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Maryland's National Register Properties

Photo credit: Michael O. Bourne, 11/1999
St. Martin's Church
Inventory No.: WO-23
Date Listed: 4/13/1977
Location: Worcester Highway (US 113) , Showell, Worcester County
Category: Building
Period/Date of Construction: 1756-1759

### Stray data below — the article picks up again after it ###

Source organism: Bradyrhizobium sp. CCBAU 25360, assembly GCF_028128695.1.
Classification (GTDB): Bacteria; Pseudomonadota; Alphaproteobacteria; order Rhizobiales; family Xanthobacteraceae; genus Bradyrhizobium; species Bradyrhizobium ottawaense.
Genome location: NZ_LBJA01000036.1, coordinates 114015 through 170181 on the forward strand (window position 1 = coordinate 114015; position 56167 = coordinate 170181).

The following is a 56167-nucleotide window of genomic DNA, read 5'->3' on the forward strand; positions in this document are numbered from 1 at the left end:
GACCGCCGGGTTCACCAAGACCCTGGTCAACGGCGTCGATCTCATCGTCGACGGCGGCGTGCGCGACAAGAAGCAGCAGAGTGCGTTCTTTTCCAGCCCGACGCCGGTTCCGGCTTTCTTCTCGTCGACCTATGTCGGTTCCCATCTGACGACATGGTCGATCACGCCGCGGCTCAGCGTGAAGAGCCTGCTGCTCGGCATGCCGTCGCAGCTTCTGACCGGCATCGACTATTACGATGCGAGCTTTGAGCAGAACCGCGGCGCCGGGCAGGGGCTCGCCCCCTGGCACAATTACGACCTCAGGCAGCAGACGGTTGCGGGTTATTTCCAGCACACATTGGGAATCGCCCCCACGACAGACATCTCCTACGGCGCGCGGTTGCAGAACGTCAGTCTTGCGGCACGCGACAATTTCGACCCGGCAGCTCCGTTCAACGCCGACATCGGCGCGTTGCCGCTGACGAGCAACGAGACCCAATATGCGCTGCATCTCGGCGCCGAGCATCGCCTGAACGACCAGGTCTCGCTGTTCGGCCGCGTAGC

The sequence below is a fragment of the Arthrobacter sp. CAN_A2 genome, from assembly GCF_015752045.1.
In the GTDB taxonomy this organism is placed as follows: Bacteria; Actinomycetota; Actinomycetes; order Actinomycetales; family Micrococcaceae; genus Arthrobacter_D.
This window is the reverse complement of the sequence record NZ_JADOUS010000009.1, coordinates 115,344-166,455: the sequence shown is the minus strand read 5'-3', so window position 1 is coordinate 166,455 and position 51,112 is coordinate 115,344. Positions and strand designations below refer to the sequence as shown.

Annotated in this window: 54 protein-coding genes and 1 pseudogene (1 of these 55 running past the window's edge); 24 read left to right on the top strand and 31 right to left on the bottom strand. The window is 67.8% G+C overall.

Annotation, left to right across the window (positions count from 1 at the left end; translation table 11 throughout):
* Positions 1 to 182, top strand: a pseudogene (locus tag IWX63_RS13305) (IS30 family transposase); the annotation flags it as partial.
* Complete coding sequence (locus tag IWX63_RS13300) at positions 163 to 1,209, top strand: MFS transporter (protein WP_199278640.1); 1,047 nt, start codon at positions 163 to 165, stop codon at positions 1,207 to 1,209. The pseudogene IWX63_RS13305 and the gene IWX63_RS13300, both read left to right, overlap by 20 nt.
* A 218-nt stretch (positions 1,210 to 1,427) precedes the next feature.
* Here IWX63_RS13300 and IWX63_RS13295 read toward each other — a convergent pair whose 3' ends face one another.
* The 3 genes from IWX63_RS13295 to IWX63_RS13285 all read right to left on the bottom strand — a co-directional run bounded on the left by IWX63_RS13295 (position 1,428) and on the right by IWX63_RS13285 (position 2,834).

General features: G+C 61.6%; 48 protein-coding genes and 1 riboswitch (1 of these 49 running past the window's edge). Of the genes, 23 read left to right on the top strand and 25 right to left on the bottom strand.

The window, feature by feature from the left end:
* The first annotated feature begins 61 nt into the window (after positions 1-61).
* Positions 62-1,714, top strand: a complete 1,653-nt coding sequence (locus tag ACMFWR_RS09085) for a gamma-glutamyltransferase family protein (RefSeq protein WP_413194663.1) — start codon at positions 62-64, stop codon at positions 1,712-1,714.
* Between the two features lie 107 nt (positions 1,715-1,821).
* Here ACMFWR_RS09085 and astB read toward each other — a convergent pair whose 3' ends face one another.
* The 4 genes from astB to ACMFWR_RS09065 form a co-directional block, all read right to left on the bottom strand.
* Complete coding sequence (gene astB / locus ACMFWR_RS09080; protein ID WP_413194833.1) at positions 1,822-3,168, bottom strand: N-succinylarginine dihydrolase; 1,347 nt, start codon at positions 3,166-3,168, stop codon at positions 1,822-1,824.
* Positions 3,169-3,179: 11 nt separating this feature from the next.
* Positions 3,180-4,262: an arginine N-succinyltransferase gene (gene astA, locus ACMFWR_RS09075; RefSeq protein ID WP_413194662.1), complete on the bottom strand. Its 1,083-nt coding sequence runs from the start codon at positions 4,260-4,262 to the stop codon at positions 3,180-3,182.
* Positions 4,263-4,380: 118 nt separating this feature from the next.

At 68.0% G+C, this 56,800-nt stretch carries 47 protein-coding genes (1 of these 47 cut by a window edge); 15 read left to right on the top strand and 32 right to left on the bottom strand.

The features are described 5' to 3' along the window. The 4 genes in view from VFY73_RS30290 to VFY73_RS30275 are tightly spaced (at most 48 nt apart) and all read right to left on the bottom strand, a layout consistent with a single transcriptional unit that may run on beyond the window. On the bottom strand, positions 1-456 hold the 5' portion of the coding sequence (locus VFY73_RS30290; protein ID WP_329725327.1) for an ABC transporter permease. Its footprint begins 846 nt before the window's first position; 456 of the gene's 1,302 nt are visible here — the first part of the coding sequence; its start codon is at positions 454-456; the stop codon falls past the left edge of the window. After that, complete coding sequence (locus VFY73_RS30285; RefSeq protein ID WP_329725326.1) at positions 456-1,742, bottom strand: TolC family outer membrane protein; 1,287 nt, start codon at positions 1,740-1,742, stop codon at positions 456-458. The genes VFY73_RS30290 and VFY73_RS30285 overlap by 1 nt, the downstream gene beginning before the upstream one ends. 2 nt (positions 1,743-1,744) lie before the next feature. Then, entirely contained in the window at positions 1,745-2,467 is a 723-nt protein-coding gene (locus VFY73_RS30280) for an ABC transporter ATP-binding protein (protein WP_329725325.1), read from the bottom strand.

Description: Old St. Martins Church is a brick, one-story building with a gallery. The walls above the chamfered water table are laid in Flemish bond with glazed headers on the north and south facades. The brickwork is finely done and in good condition. On the north and south is a heavy wooden cove cornice with end boards that follows the curve of the cove. The ridge of the gable roof runs from east to west, with a "kick" to the eave. The south facade is three bays long with a double batten door and transom (now boarded up) in the center bay. The two flanking windows are now closed on the lower half by batten shutters with strap hinges and are completely boarded over on the upper half. The lintels above the windows and doors are of gauged brick, and those above the windows have a gauged brick keystone. The west gable end also contains an entrance with double batten doors. At gallery level is another boarded window. One of the unusual features of the building is the flat arches above the entrances which have an ogee ground into the bottom of the arch similar to those at Holly Hill, Anne Arundel County, Maryland. The north and east sides have two windows each exhibiting the same treatment as the south facade, with keystones in the gauged flat arches and shuttered and boarded windows. The east gable appears to have been rebuilt with brick of a more modern date. The interior of the chapel still retains much of its early woodwork. The brick floors are laid directly on the ground and the box pews are raised above the floor level. The original paneled pews have been used to make slip pews. Significance: The present brick building known as Old St. Martins Church was started in 1756 and completed in 1759. It stands on the site of its less pretentious predecessor, a chapel of ease. The interior contains its original brick floor, some pews with original caps and an intact gallery. The original sash are in evidence and were double-hung, that is, with lead weights and pulleys so as not to have the dangerous notch-and-catch contrivance of the "guillotine." The brickwork of the church is well executed and a good example of the use of glazed headers common in the 18th century brickwork of the Eastern Shore.


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